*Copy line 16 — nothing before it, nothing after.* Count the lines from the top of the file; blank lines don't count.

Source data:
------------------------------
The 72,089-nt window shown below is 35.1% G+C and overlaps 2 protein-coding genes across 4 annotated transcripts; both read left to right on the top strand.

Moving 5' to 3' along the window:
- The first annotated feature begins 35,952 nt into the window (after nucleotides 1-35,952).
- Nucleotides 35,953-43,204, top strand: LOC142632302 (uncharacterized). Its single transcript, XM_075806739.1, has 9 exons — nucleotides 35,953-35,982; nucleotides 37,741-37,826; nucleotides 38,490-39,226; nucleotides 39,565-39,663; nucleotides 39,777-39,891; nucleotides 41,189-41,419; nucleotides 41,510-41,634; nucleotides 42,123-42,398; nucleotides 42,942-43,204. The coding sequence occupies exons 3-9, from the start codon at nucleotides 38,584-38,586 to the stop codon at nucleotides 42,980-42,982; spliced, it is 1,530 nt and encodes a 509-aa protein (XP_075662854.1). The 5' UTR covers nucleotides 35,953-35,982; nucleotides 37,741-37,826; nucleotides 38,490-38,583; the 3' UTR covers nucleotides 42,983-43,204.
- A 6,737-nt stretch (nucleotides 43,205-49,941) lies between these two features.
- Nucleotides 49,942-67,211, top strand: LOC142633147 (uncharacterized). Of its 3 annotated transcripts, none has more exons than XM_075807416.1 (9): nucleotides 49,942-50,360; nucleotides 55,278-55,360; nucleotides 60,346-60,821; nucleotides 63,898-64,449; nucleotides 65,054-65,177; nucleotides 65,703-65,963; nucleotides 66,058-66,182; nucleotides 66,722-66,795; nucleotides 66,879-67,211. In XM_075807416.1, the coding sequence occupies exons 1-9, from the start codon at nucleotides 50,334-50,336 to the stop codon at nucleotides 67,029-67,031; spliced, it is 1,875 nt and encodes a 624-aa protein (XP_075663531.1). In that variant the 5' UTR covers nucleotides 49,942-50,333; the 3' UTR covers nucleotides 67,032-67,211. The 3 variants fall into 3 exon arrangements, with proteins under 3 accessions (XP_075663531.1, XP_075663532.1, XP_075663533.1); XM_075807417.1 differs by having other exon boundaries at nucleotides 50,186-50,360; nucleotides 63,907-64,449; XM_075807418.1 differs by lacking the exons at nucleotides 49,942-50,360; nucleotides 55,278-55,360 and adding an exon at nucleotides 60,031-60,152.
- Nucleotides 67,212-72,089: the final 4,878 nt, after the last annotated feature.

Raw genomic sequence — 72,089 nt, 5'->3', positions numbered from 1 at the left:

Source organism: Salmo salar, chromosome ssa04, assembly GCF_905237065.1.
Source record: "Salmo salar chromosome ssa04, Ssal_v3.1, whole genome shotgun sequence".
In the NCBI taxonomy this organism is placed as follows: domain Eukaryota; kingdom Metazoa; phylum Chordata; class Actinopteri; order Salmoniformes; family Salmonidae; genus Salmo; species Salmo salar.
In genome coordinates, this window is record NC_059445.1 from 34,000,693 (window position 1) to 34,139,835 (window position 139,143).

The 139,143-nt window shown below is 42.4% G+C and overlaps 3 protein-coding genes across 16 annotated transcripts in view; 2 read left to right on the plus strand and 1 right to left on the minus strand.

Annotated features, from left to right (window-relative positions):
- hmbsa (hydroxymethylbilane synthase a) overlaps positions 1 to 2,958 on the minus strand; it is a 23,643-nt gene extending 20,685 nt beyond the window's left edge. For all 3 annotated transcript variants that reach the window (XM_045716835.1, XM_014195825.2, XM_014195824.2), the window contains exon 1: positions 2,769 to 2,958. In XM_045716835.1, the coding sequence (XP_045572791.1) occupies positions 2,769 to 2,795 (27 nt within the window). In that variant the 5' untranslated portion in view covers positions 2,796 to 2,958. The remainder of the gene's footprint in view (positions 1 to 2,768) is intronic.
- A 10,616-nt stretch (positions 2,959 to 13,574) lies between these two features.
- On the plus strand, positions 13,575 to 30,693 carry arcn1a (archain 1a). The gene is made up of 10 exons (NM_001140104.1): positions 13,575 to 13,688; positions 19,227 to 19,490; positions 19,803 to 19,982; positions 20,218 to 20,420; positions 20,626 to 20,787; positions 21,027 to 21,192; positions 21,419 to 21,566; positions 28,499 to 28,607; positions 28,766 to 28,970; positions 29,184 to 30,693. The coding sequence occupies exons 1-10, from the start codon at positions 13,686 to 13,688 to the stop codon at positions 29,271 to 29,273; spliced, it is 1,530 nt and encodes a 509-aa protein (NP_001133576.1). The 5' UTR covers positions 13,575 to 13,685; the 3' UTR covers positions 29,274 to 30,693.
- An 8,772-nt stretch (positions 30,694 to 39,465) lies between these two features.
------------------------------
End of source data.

- A 10,616-nt stretch (positions 2,959 to 13,574) lies between these two features.